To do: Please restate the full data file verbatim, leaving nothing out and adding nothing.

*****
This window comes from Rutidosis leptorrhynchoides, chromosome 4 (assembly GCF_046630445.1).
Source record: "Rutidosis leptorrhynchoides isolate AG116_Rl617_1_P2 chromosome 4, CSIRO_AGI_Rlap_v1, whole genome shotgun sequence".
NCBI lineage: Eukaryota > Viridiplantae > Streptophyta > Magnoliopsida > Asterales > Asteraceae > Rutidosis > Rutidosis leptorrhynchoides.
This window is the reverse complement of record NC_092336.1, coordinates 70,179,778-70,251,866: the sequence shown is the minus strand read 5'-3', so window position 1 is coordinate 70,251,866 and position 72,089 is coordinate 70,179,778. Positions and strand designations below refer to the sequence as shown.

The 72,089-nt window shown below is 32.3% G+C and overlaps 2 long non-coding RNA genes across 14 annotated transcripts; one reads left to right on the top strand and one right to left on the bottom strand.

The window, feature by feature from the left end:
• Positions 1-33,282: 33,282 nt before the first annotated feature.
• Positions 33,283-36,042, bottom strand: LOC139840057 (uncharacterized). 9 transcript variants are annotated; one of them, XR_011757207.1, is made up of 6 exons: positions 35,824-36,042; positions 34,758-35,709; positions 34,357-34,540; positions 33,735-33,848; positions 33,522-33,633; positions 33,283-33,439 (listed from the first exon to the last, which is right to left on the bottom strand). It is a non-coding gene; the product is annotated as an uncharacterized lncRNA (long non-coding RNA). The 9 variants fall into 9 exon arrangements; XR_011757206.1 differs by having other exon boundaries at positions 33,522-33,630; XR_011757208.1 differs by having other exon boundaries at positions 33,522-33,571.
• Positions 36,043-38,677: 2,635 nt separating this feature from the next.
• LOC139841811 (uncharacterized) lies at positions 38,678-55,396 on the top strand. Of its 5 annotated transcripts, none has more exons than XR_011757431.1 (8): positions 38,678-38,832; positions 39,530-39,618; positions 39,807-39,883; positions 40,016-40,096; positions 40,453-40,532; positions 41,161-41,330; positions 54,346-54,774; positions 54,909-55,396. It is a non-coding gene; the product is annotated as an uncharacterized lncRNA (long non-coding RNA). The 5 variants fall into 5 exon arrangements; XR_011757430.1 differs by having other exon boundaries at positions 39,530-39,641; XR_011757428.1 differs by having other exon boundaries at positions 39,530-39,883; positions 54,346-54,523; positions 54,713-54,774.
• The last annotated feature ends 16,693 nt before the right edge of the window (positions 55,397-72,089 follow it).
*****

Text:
This window comes from Rutidosis leptorrhynchoides, chromosome 4 (assembly GCF_046630445.1).
Source record: "Rutidosis leptorrhynchoides isolate AG116_Rl617_1_P2 chromosome 4, CSIRO_AGI_Rlap_v1, whole genome shotgun sequence".
NCBI lineage: Eukaryota > Viridiplantae > Streptophyta > Magnoliopsida > Asterales > Asteraceae > Rutidosis > Rutidosis leptorrhynchoides.
This window is the reverse complement of record NC_092336.1, coordinates 70,179,778-70,251,866: the sequence shown is the minus strand read 5'-3', so window position 1 is coordinate 70,251,866 and position 72,089 is coordinate 70,179,778. Positions and strand designations below refer to the sequence as shown.

The 72,089-nt window shown below is 32.3% G+C and overlaps 2 long non-coding RNA genes across 14 annotated transcripts; one reads left to right on the top strand and one right to left on the bottom strand.

The window, feature by feature from the left end:
• Positions 1-33,282: 33,282 nt before the first annotated feature.
• Positions 33,283-36,042, bottom strand: LOC139840057 (uncharacterized). 9 transcript variants are annotated; one of them, XR_011757207.1, is made up of 6 exons: positions 35,824-36,042; positions 34,758-35,709; positions 34,357-34,540; positions 33,735-33,848; positions 33,522-33,633; positions 33,283-33,439 (listed from the first exon to the last, which is right to left on the bottom strand). It is a non-coding gene; the product is annotated as an uncharacterized lncRNA (long non-coding RNA). The 9 variants fall into 9 exon arrangements; XR_011757206.1 differs by having other exon boundaries at positions 33,522-33,630; XR_011757208.1 differs by having other exon boundaries at positions 33,522-33,571.
• Positions 36,043-38,677: 2,635 nt separating this feature from the next.
• LOC139841811 (uncharacterized) lies at positions 38,678-55,396 on the top strand. Of its 5 annotated transcripts, none has more exons than XR_011757431.1 (8): positions 38,678-38,832; positions 39,530-39,618; positions 39,807-39,883; positions 40,016-40,096; positions 40,453-40,532; positions 41,161-41,330; positions 54,346-54,774; positions 54,909-55,396. It is a non-coding gene; the product is annotated as an uncharacterized lncRNA (long non-coding RNA). The 5 variants fall into 5 exon arrangements; XR_011757430.1 differs by having other exon boundaries at positions 39,530-39,641; XR_011757428.1 differs by having other exon boundaries at positions 39,530-39,883; positions 54,346-54,523; positions 54,713-54,774.
• The last annotated feature ends 16,693 nt before the right edge of the window (positions 55,397-72,089 follow it).